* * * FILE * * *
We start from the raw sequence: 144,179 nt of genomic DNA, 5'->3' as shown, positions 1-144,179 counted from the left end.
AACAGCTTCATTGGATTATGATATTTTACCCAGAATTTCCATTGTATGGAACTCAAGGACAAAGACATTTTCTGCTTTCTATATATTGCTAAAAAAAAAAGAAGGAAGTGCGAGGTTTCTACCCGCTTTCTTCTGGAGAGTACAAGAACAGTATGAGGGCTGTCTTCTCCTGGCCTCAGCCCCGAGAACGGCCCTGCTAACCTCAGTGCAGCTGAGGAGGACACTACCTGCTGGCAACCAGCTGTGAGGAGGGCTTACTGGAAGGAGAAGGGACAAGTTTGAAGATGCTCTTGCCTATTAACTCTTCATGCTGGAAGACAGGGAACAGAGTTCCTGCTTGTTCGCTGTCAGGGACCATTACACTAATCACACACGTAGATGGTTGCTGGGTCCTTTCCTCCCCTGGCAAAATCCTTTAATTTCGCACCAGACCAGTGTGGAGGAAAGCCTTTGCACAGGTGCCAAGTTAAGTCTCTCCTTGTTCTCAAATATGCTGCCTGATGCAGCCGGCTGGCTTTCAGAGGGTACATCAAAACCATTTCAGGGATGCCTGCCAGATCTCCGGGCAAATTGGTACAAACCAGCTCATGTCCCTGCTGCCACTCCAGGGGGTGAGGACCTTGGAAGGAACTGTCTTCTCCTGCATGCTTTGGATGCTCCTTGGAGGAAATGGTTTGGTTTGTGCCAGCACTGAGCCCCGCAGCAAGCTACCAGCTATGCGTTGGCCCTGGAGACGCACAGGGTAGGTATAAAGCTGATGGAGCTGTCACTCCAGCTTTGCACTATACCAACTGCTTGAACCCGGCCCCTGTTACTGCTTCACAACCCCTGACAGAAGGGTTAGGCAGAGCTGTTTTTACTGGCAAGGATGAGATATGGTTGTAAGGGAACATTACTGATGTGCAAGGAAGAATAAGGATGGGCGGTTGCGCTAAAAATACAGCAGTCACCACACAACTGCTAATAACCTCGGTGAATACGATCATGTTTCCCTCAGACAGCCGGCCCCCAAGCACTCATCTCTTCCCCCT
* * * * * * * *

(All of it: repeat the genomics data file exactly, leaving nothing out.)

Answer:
We start from the raw sequence: 144,179 nt of genomic DNA, 5'->3' as shown, positions 1-144,179 counted from the left end.
AACAGCTTCATTGGATTATGATATTTTACCCAGAATTTCCATTGTATGGAACTCAAGGACAAAGACATTTTCTGCTTTCTATATATTGCTAAAAAAAAAAGAAGGAAGTGCGAGGTTTCTACCCGCTTTCTTCTGGAGAGTACAAGAACAGTATGAGGGCTGTCTTCTCCTGGCCTCAGCCCCGAGAACGGCCCTGCTAACCTCAGTGCAGCTGAGGAGGACACTACCTGCTGGCAACCAGCTGTGAGGAGGGCTTACTGGAAGGAGAAGGGACAAGTTTGAAGATGCTCTTGCCTATTAACTCTTCATGCTGGAAGACAGGGAACAGAGTTCCTGCTTGTTCGCTGTCAGGGACCATTACACTAATCACACACGTAGATGGTTGCTGGGTCCTTTCCTCCCCTGGCAAAATCCTTTAATTTCGCACCAGACCAGTGTGGAGGAAAGCCTTTGCACAGGTGCCAAGTTAAGTCTCTCCTTGTTCTCAAATATGCTGCCTGATGCAGCCGGCTGGCTTTCAGAGGGTACATCAAAACCATTTCAGGGATGCCTGCCAGATCTCCGGGCAAATTGGTACAAACCAGCTCATGTCCCTGCTGCCACTCCAGGGGGTGAGGACCTTGGAAGGAACTGTCTTCTCCTGCATGCTTTGGATGCTCCTTGGAGGAAATGGTTTGGTTTGTGCCAGCACTGAGCCCCGCAGCAAGCTACCAGCTATGCGTTGGCCCTGGAGACGCACAGGGTAGGTATAAAGCTGATGGAGCTGTCACTCCAGCTTTGCACTATACCAACTGCTTGAACCCGGCCCCTGTTACTGCTTCACAACCCCTGACAGAAGGGTTAGGCAGAGCTGTTTTTACTGGCAAGGATGAGATATGGTTGTAAGGGAACATTACTGATGTGCAAGGAAGAATAAGGATGGGCGGTTGCGCTAAAAATACAGCAGTCACCACACAACTGCTAATAACCTCGGTGAATACGATCATGTTTCCCTCAGACAGCCGGCCCCCAAGCACTCATCTCTTCCCCCT